Light, or electromagnetic radiation, comes in many forms. There are radio waves, microwaves, infrared light, visible light, ultraviolet light, X-rays and gamma rays, all of which form what is known as the 'electromagnetic spectrum'
The electromagnetic spectrum is subdivided into seven regions according to wavelength. Each portion of the spectrum interacts with matter in a slightly different way and is given a different name. From longest to shortest wavelength the seven divisions are:
Radio (wavelengths greater than 0.3 metres)
Earth's atmosphere hides most electromagnetic radiation from space except visible light, certain infrared frequencies and radio waves. For this reason, we can place radio telescopes on Earth's surface and radio astronomy was the first non-optical study of radiation from space. A number of the most massive galaxies were found to be extremely powerful sources of radio waves. Radio astronomy led to the discovery of pulsars which pulse regular radio emissions.
Microwaves (wavelengths between 1 millimetre and 0.3 metres)
Earth's atmosphere begins to shield radiation from us. The most important form of microwave radiation in astronomy is called the Cosmic Microwave Background (CMB). Discovered in 1965, CMB comes from all parts of the Universe with the same intensity. CMB became solid evidence for the 'Big Bang' theory, which predicted that the shockwave of the primeval explosion would be still detectable. ESA's Planck mission will study the CMB and thus will be seeing the Universe as it was almost at its beginning.
Infrared (wavelengths between 700 nanometres – 1 millimetre)
The primary source of infrared radiation is heat. The higher the temperature, the faster the atoms and molecules in an object move and the more infrared radiation. The first infrared space mission was IRAS (Infrared Astronomical Satellite) which detected about 350 000 infrared sources. Later, ESA's Infrared Space Observatory (ISO) made important studies of the dusty regions of the Universe. ESA's Herschel mission will build on this work.
Visible (wavelengths between 400 – 700 nanometres)
Until 1945, most astronomy was optical. This meant studying a very small range of wavelengths. It is from these optical wavelengths that most people derive their picture of the Universe, dominated by bright stars and galaxies. Visible light is predominantly released by objects between 2000 and 10 000°C. The NASA/ESA Hubble Space Telescope has a powerful optical telescope on board which enables it to take stunning photographs in real colour.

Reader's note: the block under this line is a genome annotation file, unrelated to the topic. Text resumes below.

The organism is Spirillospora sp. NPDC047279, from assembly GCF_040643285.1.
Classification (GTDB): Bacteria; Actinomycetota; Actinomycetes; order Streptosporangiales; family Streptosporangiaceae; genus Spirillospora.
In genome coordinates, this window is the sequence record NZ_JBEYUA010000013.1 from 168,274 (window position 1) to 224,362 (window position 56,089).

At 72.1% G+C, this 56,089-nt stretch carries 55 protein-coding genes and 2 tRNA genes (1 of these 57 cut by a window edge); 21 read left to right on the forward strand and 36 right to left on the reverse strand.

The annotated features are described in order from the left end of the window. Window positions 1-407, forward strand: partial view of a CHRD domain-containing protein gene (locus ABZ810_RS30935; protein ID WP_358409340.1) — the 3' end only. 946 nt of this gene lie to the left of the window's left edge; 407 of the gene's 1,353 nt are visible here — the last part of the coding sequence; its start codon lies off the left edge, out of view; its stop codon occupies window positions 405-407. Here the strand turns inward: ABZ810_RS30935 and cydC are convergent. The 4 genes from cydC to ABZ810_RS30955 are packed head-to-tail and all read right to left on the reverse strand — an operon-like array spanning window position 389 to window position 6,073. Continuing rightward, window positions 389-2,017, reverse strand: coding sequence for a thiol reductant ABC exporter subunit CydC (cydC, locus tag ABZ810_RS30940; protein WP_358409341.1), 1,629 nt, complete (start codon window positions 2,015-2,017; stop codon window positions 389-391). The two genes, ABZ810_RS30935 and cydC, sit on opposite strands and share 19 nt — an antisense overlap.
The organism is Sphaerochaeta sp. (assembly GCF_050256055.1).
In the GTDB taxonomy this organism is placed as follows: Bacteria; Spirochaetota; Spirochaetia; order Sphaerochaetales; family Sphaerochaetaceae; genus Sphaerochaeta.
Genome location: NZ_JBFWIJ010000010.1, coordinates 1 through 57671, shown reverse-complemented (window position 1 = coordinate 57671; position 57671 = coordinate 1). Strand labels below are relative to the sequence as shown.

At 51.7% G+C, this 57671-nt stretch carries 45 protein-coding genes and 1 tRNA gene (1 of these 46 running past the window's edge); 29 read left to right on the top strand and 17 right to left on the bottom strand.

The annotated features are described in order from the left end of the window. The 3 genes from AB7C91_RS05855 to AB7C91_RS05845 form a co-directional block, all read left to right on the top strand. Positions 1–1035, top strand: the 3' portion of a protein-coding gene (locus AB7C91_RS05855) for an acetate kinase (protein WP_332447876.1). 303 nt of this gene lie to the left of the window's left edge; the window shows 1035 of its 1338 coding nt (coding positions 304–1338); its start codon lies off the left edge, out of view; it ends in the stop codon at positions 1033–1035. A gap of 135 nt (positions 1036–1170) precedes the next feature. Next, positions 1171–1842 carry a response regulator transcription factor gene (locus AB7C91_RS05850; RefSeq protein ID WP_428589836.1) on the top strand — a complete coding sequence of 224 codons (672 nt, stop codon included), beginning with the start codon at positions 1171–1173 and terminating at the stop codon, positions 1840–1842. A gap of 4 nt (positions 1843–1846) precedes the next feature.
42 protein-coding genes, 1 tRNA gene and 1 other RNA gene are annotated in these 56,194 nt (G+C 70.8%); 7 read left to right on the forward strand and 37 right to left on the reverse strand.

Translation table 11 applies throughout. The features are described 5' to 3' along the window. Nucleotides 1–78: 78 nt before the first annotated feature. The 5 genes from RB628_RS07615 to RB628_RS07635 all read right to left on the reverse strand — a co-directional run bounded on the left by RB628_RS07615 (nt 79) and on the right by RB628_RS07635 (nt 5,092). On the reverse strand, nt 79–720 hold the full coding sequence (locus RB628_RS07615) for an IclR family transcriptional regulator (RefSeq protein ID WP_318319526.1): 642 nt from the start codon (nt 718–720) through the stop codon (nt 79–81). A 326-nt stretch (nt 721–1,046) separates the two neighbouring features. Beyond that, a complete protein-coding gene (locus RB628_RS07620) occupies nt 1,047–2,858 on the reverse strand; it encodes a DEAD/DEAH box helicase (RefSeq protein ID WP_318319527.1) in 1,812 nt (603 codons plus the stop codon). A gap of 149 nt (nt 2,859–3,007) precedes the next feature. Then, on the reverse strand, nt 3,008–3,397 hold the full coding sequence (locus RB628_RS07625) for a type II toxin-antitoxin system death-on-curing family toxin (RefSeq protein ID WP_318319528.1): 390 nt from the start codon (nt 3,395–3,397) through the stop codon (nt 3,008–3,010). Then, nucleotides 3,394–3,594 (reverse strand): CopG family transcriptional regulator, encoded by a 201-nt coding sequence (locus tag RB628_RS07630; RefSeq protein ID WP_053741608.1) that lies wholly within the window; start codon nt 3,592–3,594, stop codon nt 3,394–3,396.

Ultraviolet (wavelengths between 10 – 400 nanometres)
As soon as observations from above the atmosphere became possible, the classical techniques of optical astronomy were extended into the ultraviolet. The Sun and other hot objects are sources of ultraviolet radiation. In 1978, the International Ultraviolet Explorer (IUE) was launched. IUE dominated ultraviolet space astronomy for nearly two decades. It generated spectra showing intensities at different wavelengths from selected objects in the sky. Temperatures, motions, magnetism and chemical composition are all discernible in the ultraviolet spectra.
X-rays (wavelengths between 0.01 – 10 nanometres)
Most of the observable matter in the Universe today is in a hot state, radiating short-wavelength radiation and X-rays. Massive clouds of gas at a very high temperature fill the spaces between galaxies. Whenever a new star is formed, a collapsing cloud of gas reaches temperatures sufficient for nuclear reactions to start, powering the star. Conditions in the primeval Universe were very different - with only a few pre-existing molecules and no dust available for cooling, only the most massive clouds could collapse. They would make not stars, but black holes. Theorists suspect that giant black holes may have been among the earliest objects created in the Universe and would have produced X-rays. Two ESA missions, XMM-Newton and XEUS are designed to observe these X-rays.
Gamma rays (wavelengths less than 0.01 nanometres)
Gamma rays from space are blocked by the Earth’s atmosphere – fortunately for us, because this powerful radiation is lethal. Gamma-ray telescopes in space give evidence for the processes that made the Universe habitable. When a massive star has used up its hydrogen fuel, it ends in a supernova explosion, emitting gamma rays. During this explosion, radioactive elements are formed and ejected into space, decaying or combining to form the other elements. ESA's COS-B satellite (1975-1982) created a catalogue of gamma-ray sources. ESA's Integral spacecraft, launched in 2002, takes this work forward, studying the phenomenon known as 'gamma-ray bursts'.